These illustrations are both a part of and may stand alone from the graphic design novel “Zoo”, the latest book by Gabor Palotai. As the book displays a different point of view on the depictions of animals in the form of figurative illustrations, the animals are portrayed as an abstract work of art: sharply outlined in contrast with a mesmerising pattern in light and dark. The effects of this black and white pattern enhance the impression that each animal is etched into the paper in a texture that evokes tactile sensibility. At the same time, each animal looks bound to the architectural outer shape of its image and appears as being gener- ated as raster graphics. Their bodies seem to be tattooed in undecipherable graphic patterns suggesting that each of them is free to multiply and literally take on any figurative mean- ing. Placing them all in a row, including the human being, they fit together as in a scientific list for determining animal species.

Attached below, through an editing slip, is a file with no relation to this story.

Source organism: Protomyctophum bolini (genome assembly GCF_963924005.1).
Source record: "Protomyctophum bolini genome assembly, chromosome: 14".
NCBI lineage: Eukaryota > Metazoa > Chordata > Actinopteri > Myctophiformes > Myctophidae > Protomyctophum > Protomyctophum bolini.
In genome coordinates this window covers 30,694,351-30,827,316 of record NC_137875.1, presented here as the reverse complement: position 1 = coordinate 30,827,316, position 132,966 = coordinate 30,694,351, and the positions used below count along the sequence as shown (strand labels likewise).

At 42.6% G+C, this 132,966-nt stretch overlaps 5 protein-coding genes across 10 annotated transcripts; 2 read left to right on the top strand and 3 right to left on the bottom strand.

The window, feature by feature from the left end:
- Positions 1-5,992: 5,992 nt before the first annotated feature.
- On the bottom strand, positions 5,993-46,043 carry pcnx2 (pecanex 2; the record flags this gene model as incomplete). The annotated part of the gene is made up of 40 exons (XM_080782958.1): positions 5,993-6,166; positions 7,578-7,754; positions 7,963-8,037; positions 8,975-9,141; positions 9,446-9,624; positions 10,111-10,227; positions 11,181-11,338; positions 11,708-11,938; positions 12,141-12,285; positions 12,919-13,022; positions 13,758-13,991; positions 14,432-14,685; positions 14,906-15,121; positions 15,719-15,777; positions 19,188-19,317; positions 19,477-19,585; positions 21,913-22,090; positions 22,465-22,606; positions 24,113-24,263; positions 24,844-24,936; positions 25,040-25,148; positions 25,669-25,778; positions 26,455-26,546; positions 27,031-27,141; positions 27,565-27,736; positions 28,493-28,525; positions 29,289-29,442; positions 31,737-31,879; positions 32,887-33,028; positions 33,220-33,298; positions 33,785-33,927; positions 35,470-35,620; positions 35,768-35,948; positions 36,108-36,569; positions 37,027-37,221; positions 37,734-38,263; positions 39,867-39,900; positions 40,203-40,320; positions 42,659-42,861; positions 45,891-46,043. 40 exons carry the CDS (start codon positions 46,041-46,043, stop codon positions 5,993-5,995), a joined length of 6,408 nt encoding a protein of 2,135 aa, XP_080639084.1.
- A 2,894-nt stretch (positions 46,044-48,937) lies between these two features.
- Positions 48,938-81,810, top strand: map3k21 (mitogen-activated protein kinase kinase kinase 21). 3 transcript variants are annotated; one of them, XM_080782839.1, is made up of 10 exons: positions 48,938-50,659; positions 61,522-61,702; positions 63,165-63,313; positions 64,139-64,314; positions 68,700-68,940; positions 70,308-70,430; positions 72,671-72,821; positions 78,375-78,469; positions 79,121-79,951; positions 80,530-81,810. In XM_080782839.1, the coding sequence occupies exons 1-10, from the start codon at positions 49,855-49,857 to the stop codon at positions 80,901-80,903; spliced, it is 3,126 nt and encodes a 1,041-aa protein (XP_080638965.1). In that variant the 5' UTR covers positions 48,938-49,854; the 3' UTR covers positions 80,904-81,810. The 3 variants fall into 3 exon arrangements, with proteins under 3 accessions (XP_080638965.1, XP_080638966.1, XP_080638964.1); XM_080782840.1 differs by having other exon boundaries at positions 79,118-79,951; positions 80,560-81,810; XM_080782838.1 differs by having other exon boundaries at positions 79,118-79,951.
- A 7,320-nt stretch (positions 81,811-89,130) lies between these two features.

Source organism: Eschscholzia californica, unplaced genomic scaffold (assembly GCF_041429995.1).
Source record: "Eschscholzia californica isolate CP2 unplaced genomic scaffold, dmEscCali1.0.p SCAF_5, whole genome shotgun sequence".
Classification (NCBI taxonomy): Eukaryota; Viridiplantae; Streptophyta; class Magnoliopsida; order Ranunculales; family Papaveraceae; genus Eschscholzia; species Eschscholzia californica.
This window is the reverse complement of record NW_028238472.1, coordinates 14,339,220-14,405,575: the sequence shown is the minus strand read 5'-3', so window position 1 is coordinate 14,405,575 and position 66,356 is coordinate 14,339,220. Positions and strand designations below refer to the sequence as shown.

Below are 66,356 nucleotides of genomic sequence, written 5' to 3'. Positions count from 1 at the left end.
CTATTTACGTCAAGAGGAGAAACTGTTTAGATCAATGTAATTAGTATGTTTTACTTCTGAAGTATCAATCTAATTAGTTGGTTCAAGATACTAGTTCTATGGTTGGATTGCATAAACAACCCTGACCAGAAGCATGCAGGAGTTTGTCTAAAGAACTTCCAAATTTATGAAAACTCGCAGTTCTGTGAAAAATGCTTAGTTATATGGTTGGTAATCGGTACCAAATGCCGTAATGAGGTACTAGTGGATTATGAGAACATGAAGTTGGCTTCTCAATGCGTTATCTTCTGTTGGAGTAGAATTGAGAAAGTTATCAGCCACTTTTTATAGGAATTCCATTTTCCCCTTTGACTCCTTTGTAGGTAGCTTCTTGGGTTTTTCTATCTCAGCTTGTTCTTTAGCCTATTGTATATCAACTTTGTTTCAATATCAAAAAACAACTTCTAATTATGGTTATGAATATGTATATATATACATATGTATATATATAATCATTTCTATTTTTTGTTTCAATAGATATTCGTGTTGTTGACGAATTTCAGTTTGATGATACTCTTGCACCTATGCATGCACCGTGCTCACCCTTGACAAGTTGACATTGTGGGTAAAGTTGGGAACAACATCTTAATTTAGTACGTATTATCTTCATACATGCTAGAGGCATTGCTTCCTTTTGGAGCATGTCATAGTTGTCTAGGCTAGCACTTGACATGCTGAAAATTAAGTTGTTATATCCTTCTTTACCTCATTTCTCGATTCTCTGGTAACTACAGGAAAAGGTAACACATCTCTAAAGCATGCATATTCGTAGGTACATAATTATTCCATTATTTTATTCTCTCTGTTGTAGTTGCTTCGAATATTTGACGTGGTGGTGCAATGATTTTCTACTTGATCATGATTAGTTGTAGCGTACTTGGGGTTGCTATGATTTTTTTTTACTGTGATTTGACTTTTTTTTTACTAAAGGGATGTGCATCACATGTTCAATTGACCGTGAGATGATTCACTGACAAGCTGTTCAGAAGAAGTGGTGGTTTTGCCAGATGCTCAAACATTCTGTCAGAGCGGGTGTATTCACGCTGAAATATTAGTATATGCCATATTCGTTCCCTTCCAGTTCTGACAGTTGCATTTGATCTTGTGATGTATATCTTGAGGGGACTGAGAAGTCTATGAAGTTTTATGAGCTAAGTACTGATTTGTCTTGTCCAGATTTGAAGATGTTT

Statement by the Jury
The illustrations of the animals convince with their completely different form of what we are used to seeing. Firstly, the reduced colouring in just black and white causes the viewer to look closer. Secondly, the particular pattern with its etching effect triggers curiosity. And finally, the simplicity of the illustrations is surprising. That sometimes less is needed to tell more strikingly comes true here in a genuinely playful and creative manner.